Canterbury Nave is recognised as one of the greatest works of Perpendicular architecture in the country. Simon never lived to see it through, credit for that goes to Prior Thomas Chillenden who completed what Simon had begun.
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St. Leonard's Hospital (Colney's Hospital)

John Colney, a prosperous merchant of Sudbury, had the misfortune to succumb to Leprosy. In 1372 he asked Simon to draw up certain ordinances for the control and governing of a hospital he was building outside the town in Melford Road.

The Hospital was in the form of three self-contained units one of which Colney himself would occupy as Warden or Governor. Two other lepers would each have a unit. After Colney's death the vacancy would be filled and one would be chosen as Governor to whom the others would obey.

If a leper died, or was expelled, a replacement was to be found within six months, failing which the spiritual father of St. Gregory's would nominate a third.

The annual income was divided into five portions, two to the Governor, two to the Brethren and one for maintenance. This fifth portion to be kept with the writings of the House, in a common chest in a safe place in some church in Sudbury.

If the statutes should not be kept after the Founder's death the revenues were to be divided between the church of St. Gregory and the chapel of St. Anne, annexed to the same, in equal portions for the souls of Colney the Founder, and of Nigel and Sarah Theobald and all the faithful departed.

The Hospital was rebuilt as three almshouses in 1619-20 and continued to work well under Simon's statutes until the last Master died in 1813.

In 1867 the net income was given towards St. Leonard's Cottage Hospital in Newton Road via the Charity Commissioners. The almshouses were demolished in 1858 and replaced by a pair of double tenements which still stand today on the Melford Road near Colney's Close.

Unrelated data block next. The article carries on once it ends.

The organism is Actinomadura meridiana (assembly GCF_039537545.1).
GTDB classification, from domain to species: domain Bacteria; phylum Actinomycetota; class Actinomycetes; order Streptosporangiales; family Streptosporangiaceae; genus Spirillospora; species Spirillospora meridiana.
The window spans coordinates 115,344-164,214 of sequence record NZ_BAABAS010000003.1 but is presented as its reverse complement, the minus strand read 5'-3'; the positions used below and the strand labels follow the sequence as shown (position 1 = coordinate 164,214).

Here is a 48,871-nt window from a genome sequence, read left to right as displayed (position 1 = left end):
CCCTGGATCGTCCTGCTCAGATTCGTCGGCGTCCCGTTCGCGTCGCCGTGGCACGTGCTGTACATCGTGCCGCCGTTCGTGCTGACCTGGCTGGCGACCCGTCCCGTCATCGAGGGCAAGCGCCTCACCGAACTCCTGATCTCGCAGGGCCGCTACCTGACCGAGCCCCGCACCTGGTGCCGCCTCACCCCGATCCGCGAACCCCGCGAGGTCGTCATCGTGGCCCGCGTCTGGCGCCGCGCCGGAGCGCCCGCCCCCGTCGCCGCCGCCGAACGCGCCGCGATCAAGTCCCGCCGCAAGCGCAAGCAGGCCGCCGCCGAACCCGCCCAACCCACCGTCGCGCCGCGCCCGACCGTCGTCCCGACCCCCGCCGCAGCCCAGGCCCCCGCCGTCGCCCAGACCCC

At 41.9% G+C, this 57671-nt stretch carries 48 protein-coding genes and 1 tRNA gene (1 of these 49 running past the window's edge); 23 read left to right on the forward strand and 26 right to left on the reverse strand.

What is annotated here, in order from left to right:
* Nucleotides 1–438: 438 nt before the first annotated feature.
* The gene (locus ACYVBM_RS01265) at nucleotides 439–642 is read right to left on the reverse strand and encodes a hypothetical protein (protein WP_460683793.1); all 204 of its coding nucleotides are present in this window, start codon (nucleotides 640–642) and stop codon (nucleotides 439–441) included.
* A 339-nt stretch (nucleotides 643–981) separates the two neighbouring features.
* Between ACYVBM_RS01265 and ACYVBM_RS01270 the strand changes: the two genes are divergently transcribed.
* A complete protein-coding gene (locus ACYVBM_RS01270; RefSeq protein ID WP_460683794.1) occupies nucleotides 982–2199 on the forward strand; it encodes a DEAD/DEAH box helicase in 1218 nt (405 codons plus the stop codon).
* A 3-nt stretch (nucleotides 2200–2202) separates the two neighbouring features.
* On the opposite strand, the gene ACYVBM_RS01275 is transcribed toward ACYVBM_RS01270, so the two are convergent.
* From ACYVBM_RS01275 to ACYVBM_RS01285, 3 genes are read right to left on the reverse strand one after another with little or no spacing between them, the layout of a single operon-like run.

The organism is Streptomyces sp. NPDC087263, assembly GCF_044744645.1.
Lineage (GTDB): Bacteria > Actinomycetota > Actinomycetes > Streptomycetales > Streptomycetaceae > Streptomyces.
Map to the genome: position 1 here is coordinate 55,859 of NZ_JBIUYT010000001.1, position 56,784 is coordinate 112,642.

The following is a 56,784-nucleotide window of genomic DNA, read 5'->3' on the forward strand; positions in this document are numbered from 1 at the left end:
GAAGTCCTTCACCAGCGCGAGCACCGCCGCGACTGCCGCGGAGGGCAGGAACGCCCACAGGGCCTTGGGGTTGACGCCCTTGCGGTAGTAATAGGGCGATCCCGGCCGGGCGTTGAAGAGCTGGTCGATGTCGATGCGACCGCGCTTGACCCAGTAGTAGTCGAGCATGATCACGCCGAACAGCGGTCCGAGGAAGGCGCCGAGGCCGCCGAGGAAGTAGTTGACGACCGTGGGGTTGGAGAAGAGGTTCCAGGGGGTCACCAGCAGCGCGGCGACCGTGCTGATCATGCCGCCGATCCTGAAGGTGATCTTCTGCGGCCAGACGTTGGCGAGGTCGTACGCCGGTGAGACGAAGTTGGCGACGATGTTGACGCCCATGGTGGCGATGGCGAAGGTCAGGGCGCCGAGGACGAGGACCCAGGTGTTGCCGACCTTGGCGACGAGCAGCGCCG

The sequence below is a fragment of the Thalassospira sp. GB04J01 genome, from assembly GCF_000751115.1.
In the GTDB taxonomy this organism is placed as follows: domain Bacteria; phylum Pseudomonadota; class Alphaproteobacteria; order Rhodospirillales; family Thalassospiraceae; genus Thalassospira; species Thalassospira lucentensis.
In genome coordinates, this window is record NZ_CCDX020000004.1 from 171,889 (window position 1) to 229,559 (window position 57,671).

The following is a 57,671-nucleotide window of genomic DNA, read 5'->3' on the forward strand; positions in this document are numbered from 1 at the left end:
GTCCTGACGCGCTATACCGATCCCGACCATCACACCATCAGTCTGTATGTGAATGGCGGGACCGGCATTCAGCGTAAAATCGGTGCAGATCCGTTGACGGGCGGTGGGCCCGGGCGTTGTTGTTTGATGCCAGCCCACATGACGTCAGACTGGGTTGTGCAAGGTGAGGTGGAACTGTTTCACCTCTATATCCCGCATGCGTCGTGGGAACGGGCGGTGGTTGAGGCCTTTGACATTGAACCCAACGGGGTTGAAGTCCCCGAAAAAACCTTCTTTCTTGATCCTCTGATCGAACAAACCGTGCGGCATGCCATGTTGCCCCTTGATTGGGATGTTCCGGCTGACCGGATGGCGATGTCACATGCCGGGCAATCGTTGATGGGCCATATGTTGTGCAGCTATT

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The Peasant's Revolt 13-15th June 1381

It was inevitable that it would happen it was just surprising that it hadn't happened sooner. The causes were many and they started in the aftermath of The Black Death of 1348-9 that wiped out a third of the population that meant a crucial shortage of labour. The surviving labour forces were able to exploit the situation as for the first time competitive wages were offered.

In 1351 the government brought in The Statute of Labourers with a ruling that rents and wages should be fixed in an attempt to curb the situation. Successive governments did the same but with little success. The labourers resented these attempts to peg their wages. They had no intention of giving up their new found bargaining power in many cases, freedom.

Then there were the long drawn out wars with France and the continuous payment of taxes to keep them going. There was a growing animosity towards the Flemings, skilled craftsmen invited in by Edward III to show the English how to make good woollen cloth. They kept to themselves and dressed differently and they sent their money back to Flanders; or so it was said.